Let me tell you something: I am not in the habit of storing mustard in my bathroom, or any room outside of the kitchen. Because, I run a normal household, goddamn it. We are normal people, and being normal does NOT include storing perishable food stuffs where we defecate. ESPECIALLY mustard. So this begs several questions, the first being: when the hell did a bottle of mustard materialize in my bathroom? I’ve been in and out of that bathroom at least 10 times since last night, and not ONCE did I spy a bottle of mustard. Which leads me to my second question: how did Brandon know there was mustard to be had in the bathroom? I didn’t know it was in there. How did HE know? What else does this kid know that I don’t? He entered and exited bathroom in less than a minute, leading me to believe he went in there SPECIFICALLY for the mustard. He was on a mission, a mission involving mustard, and he knew exactly where it would be. The smile he gave me spoke to a confidence he had in knowing there was mustard in the bathroom, right where it was supposed to be. Not unlike the confidence someone has when they leave something in a familiar place, and then come back to it later, because that thing was right where they left it. Where it always is. Of COURSE there’s mustard in the bathroom, Mom. Duh. That’s where it’s supposed to be.

Two seconds later, my husband calls to me from the front room.

“WHY DID YOU GIVE HIM A BOTTLE OF MUSTARD?” he asked.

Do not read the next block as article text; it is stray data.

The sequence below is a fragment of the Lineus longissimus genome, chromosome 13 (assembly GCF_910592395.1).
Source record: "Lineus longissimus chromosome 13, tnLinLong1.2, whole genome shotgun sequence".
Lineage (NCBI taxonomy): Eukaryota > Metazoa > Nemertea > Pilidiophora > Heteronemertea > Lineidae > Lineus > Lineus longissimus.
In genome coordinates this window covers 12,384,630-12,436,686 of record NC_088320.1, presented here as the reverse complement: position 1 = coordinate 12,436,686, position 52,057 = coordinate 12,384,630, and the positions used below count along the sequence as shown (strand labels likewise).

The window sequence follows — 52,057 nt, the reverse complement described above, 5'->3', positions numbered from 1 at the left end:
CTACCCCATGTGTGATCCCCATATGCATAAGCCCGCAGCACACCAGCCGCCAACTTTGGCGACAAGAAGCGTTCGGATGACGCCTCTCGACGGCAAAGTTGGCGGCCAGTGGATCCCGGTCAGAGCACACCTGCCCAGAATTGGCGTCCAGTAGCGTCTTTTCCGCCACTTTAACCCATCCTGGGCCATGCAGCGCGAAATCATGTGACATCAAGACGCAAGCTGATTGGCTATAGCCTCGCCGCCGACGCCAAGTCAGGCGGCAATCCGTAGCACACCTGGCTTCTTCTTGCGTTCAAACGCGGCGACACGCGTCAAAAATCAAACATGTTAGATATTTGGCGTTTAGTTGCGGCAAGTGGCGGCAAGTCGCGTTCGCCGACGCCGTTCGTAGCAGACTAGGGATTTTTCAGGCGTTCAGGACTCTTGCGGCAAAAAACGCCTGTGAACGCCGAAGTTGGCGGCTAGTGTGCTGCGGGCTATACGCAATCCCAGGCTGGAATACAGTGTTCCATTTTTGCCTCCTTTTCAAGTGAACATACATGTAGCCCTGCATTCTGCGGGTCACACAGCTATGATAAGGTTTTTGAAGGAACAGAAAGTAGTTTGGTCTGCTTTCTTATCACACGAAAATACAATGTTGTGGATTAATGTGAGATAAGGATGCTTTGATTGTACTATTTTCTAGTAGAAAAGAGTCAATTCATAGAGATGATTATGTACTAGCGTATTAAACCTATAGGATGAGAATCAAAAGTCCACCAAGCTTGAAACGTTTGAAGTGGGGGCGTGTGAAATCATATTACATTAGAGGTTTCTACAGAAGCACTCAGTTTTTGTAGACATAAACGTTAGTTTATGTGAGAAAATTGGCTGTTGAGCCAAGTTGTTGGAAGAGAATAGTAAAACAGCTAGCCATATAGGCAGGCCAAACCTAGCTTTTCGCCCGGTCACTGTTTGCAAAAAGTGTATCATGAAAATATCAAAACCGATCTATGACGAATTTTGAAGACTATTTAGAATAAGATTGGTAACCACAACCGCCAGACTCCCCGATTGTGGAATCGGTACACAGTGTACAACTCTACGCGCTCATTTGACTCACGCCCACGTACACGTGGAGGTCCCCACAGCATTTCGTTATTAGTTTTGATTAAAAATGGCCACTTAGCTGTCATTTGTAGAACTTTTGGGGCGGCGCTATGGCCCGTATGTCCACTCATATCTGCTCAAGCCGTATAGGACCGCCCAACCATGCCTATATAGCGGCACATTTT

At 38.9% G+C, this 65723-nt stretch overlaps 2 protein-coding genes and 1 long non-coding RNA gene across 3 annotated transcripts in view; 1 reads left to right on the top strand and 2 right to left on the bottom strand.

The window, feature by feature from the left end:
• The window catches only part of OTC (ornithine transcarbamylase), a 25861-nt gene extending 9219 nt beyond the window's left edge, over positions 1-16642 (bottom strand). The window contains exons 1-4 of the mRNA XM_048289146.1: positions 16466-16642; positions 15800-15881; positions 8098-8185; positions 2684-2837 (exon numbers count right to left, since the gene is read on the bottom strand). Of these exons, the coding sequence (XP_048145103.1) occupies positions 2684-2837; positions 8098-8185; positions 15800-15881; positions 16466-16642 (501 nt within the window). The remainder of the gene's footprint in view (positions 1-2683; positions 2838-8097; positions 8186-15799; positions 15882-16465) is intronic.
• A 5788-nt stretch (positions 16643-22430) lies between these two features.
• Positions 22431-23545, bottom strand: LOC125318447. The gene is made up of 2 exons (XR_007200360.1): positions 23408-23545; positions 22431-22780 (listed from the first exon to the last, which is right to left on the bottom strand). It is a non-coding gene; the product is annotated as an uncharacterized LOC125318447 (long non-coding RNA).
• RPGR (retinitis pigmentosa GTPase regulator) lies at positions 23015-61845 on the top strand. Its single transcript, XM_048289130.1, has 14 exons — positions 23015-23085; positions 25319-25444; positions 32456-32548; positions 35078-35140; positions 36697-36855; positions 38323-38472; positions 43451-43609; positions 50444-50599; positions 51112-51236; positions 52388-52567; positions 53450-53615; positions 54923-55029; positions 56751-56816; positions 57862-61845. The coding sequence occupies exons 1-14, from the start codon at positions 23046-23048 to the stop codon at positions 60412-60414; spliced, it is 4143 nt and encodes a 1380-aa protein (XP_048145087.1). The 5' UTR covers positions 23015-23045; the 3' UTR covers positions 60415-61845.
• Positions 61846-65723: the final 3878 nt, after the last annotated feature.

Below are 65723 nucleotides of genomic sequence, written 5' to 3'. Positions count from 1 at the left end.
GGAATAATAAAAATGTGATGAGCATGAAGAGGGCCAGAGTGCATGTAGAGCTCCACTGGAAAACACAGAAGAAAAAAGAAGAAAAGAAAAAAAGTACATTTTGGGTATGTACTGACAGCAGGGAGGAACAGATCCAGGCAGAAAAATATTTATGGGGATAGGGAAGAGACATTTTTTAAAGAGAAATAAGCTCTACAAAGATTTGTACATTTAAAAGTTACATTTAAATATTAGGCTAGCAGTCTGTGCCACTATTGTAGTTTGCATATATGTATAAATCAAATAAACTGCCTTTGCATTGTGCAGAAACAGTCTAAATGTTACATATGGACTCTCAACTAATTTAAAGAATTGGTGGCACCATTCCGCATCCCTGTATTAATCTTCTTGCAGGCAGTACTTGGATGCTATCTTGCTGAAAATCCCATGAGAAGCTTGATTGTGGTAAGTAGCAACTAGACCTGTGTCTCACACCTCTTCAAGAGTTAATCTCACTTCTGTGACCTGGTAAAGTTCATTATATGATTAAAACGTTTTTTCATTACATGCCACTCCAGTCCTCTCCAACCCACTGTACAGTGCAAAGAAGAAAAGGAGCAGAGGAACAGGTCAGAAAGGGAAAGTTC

“I DIDN’T,” I yelled back.

“WELL, THEN, WHERE DID HE GET IT?”

“THE BATHROOM”

[….silence….]

“OH REALLY? MUSTARD IN THE BATHROOM?” he says.

I don’t have any answers, and frankly, I’m getting annoyed because now my husband has adopted this tone in his voice that suggests I’m lying. Which is stupid, because who lies about mustard? In fact, his accusatory tone makes me not fully trust that HE isn’t behind this somehow.

“MAYBE YOU GAVE HIM THE MUSTARD!” I yelled.

“WHY WOULD I GIVE HIM MUSTARD?”

“WHY WOULD I GIVE HIM MUSTARD??”

[….more silence…]

Aaaaand now we’re at a stalemate. Which is annoying because we’re both too proud to give in and admit one of us is being childish (him). But now I’m legitimately mad because HOW DID WE ALLOW MUSTARD TO DRIVE US INTO A STRAIGHT UP YELLING MATCH? The day I let some mustard test the endurance of my marriage is a dark day.

We never did get to the bottom of the mystery of the mustard, but we did eventually kiss and make nice. I think it’s safe to assume Brandon stashed it in there for future use, days (maybe even weeks) prior to its discovery. But I’m not fully on board with that theory either, because it suggests that I am a shitty housekeeper who doesn’t even know when condiments have been hidden in her bathroom for days on end.